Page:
When the $10,000,000.00 of 6 per cent Deep Rock notes were issued and sold in 1928, Standard surrendered its claim against Deep Rock for $11,086,195.85 determined as of February 24, 1928, 90,000 shares of Deep Rock 7 per cent preferred stock and 40,000 shares of Class A common stock, and received in lieu thereof 442,448 shares of Deep Rock common stock. These transactions improved the position of the 6 per cent notes by the elimination of Deep Rock's indebtedness to Standard and improved the position of the other holders of preferred stock by the elimination of the preferred stock held by Standard, and resulted in substantially no benefit to Standard as a common stockholder since it already owned substantially all of the outstanding common stock of Deep Rock.

    Thereafter, Standard continued to make advances to Deep Rock and the latter made payments on account from time to time.

    On February 28, 1933, Gray and Riddle filed in the district court of Tulsa County, Oklahoma, a proceeding in equity against Deep Rock, Standard, the Refining Company, and the Oklahoma Gas & Electric Company, and prayed for the appointment of a receiver for Deep Rock.[1]

    On the day the bill was filed the state court appointed a receiver for Deep Rock. Immediately thereafter the cause was duly removed to the District Court of the United States for the northern District of Oklahoma[1a] and on March 2, 1933, the court appointed H. N. Greis and E. H. Moore coreceivers of Deep Rock.

    On August 15, 1933, Standard filed a petition in intervention in the receivership proceeding in which it set up its claim against Deep Rock for $9,342,642.37. All except a relatively small amount of the claim had accrued subsequently to April 12, 1928. On November 28, 1933, the receivers filed their answer and counterclaim to Standard's petition in intervention. They attacked the transfer of the Refining Company stock to Standard and the leases from the Refining Company to Deep Rock and averred that Deep Rock, the Refining Company, and the Management Corporation were and at all times had been mere agents, instrumentalities, and adjuncts of Standard organized and utilized by Standard for the purpose of transacting its business in Oklahoma and prayed that the separate corporate entities be disregarded and Standard adjudged indebted to Deep Rock in the sum of $8,756,719.50. The court appointed Honorable Preston C. West special master to hear the Standard claim and the counterclaim of the receivers.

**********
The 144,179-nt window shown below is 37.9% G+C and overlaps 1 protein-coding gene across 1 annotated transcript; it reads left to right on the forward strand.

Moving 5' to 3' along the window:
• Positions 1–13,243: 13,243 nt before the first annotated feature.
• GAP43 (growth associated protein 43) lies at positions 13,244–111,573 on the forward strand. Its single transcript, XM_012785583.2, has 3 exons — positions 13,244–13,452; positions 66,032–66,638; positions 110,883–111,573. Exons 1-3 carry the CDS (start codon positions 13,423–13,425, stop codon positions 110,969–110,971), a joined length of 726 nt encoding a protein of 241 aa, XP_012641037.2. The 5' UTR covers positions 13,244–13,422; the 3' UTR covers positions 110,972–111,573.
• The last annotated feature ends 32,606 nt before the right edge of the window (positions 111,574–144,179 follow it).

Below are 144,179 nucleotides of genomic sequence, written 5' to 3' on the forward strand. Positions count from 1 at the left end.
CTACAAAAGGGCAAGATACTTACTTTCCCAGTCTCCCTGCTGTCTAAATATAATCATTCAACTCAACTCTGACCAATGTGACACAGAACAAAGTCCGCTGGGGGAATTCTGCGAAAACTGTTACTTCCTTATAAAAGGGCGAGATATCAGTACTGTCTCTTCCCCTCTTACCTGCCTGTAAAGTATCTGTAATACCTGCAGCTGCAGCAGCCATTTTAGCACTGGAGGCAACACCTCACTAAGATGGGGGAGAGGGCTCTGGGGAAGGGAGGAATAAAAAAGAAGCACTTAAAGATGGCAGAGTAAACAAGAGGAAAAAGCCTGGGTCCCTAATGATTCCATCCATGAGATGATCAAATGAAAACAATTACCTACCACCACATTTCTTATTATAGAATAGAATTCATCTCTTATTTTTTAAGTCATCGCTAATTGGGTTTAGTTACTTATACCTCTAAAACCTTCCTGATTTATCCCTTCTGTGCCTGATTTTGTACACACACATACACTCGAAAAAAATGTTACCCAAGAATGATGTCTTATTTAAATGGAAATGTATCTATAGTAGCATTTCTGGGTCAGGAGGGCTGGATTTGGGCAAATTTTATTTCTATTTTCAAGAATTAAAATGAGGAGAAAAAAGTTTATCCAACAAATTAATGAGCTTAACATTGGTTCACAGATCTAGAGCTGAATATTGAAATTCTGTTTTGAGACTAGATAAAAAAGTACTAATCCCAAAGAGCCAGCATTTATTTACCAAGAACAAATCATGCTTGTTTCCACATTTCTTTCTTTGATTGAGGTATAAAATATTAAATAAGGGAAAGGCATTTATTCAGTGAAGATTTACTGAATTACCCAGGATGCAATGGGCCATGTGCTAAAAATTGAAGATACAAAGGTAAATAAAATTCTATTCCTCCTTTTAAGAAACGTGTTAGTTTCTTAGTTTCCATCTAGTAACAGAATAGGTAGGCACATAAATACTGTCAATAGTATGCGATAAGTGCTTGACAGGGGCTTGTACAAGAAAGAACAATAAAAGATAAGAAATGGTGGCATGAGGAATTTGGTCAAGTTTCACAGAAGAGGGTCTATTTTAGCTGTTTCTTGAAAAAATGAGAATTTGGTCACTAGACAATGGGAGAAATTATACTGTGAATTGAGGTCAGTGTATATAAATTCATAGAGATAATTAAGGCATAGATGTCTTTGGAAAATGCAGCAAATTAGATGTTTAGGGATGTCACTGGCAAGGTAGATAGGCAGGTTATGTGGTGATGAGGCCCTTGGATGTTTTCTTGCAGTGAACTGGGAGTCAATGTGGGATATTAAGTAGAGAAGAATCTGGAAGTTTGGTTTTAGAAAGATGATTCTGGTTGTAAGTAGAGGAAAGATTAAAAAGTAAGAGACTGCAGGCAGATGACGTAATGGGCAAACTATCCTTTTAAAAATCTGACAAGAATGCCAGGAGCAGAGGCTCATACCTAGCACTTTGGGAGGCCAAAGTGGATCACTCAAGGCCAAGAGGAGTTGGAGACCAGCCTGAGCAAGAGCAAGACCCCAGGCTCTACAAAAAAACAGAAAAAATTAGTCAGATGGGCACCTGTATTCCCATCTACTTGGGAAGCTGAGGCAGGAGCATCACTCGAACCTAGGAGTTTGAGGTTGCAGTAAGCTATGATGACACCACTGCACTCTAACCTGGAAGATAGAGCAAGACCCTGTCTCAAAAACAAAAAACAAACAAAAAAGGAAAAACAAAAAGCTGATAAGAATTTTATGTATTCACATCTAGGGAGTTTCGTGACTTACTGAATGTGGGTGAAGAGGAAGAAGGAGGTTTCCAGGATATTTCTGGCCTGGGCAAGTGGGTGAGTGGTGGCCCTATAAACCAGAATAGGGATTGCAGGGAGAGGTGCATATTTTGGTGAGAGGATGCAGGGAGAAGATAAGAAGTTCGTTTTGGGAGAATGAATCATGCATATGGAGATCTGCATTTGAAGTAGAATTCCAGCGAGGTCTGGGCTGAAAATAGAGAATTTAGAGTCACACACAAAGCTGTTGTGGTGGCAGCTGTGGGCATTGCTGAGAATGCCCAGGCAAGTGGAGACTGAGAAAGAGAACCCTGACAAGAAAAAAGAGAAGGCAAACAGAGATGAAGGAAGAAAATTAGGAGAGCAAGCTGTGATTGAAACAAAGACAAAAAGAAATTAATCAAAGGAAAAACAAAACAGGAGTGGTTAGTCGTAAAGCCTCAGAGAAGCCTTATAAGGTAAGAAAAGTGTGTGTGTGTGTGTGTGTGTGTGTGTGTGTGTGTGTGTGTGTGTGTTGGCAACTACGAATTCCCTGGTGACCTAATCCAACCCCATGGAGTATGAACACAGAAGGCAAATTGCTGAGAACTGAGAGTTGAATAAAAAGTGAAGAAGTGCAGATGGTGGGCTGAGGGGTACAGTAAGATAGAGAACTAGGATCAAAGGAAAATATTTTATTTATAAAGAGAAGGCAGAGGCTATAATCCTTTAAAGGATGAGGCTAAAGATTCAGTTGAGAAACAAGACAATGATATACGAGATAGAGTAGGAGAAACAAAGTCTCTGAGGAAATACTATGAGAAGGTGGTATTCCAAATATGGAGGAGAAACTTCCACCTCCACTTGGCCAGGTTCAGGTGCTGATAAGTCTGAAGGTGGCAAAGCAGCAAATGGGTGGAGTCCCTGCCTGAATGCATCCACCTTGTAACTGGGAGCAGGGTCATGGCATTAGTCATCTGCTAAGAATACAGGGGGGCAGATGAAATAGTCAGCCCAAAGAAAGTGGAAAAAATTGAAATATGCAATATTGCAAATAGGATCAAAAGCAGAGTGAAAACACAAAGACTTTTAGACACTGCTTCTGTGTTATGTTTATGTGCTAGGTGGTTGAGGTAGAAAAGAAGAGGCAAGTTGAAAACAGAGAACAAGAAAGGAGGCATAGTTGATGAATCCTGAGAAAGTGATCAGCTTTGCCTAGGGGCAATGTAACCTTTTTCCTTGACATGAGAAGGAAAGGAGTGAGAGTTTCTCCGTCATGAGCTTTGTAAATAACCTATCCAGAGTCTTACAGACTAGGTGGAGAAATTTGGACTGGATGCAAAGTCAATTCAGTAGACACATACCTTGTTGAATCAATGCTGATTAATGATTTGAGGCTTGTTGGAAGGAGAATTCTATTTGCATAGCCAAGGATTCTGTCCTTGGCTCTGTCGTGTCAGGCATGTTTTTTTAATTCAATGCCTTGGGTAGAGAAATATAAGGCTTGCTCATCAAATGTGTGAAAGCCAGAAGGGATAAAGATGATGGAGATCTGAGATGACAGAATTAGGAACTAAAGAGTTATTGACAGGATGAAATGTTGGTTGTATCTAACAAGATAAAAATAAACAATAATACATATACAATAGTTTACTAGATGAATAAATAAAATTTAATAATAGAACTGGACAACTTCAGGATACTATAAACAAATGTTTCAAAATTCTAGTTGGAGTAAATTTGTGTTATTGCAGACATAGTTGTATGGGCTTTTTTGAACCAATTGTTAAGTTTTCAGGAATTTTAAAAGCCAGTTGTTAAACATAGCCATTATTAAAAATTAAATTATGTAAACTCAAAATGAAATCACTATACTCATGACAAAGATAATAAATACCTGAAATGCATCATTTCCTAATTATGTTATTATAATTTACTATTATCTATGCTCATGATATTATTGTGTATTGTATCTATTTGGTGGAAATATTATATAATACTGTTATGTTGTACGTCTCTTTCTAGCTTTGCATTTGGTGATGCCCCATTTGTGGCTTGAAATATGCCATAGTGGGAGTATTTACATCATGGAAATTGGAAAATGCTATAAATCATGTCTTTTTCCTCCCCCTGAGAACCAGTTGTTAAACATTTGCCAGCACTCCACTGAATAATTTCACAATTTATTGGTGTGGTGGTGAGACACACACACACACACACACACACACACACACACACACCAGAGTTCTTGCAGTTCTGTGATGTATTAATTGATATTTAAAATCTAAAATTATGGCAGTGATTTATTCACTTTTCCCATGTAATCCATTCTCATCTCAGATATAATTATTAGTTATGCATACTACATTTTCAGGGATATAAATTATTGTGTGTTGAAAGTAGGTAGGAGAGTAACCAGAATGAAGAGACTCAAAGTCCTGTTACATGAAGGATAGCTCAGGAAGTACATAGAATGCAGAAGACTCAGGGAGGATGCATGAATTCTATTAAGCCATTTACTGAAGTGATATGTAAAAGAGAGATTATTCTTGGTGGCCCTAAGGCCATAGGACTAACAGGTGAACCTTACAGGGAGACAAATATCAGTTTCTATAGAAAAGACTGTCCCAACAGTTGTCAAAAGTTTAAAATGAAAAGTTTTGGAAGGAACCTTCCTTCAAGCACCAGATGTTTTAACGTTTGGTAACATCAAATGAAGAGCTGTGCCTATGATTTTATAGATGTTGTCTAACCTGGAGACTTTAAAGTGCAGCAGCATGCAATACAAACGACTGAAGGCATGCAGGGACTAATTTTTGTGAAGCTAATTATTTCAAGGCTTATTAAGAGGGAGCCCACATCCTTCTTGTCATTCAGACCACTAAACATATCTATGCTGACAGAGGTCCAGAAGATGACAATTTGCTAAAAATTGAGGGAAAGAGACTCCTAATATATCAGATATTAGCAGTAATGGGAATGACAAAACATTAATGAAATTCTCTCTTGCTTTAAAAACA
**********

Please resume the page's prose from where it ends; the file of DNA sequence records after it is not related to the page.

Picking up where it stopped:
On June 19, 1934, Deep Rock filed its petition under sections 77A, 77B of the Bankruptcy Act, 11 U.S.C.A. §§ 206, 207 and note. On the same day the court approved the petition and appointed Greis temporary trustee. On July 9, 1934, it appointed Greis as permanent trustee. On June 22, 1934, Standard filed its proof of claim in the bankruptcy proceeding. The trustee renewed the challenge he had asserted as receiver. The claim was again referred to West as special master with instructions to take the evidence and report it with his findings of fact and conclusions of law to the court.

    Extensive hearings were conducted before the special master throughout 1934 and the early months of 1935. Witnesses were examined at Chicago and Tulsa. Elaborate interrogatories were prepared by Messrs. Ramsey, de Meules, Martin and Logan,[2] counsel for the receivers and later for the trustee, and were presented to and answered *699 by various officials and agents of both Standard and Deep Rock. An extensive stipulation, accompanied by 28 exhibits, was entered into between counsel for the trustee and Standard. The witnesses for Standard evidenced no disposition to suppress any material fact.

    The $10,000,000.00 note issue and the preferred stock of Deep Rock had been sold by Byllesby, Janney & Company, and the Federal Securities Corporation. In 1932, Deep Rock engaged Byllesby for a reasonable consideration to endeavor to arrange for extending the maturity of the notes from March 1, 1933, to March 1, 1937. Byllesby was engaged in this undertaking when the receivership proceeding was instituted and had procured extension agreements from more than 78 per cent in amount of the holders of such notes. Upon the institution of the receivership Byllesby determined to form a reorganization committee. The committee consisted of John J. Shinners, vice president of Byllesby, Robert F. Holden, vice president of Janney & Company, Newton P. Frye, president of the Central Republic Company of Chicago, and formerly vice president of the Federal Securities Corporation, G. M. P. Murphy, a prominent banker of New York City, Albert J. Robertson, vice president of a Des Moines, Iowa, banking institution, and John H. Mason, formerly chairman of the Main Line Trust Company of Ardmore, Pennsylvania. No member of the reorganization committee owned any of the Deep Rock securities. Mason had no interest in or direct connection with Byllesby or Standard. Frye, Robertson, Murphy, and Holden had no interest in or connection with Byllesby or Standard except that they had on occasions acted with Byllesby in syndicates underwriting and selling securities. The committee employed independent counsel wholly disassociated with Byllesby and Standard.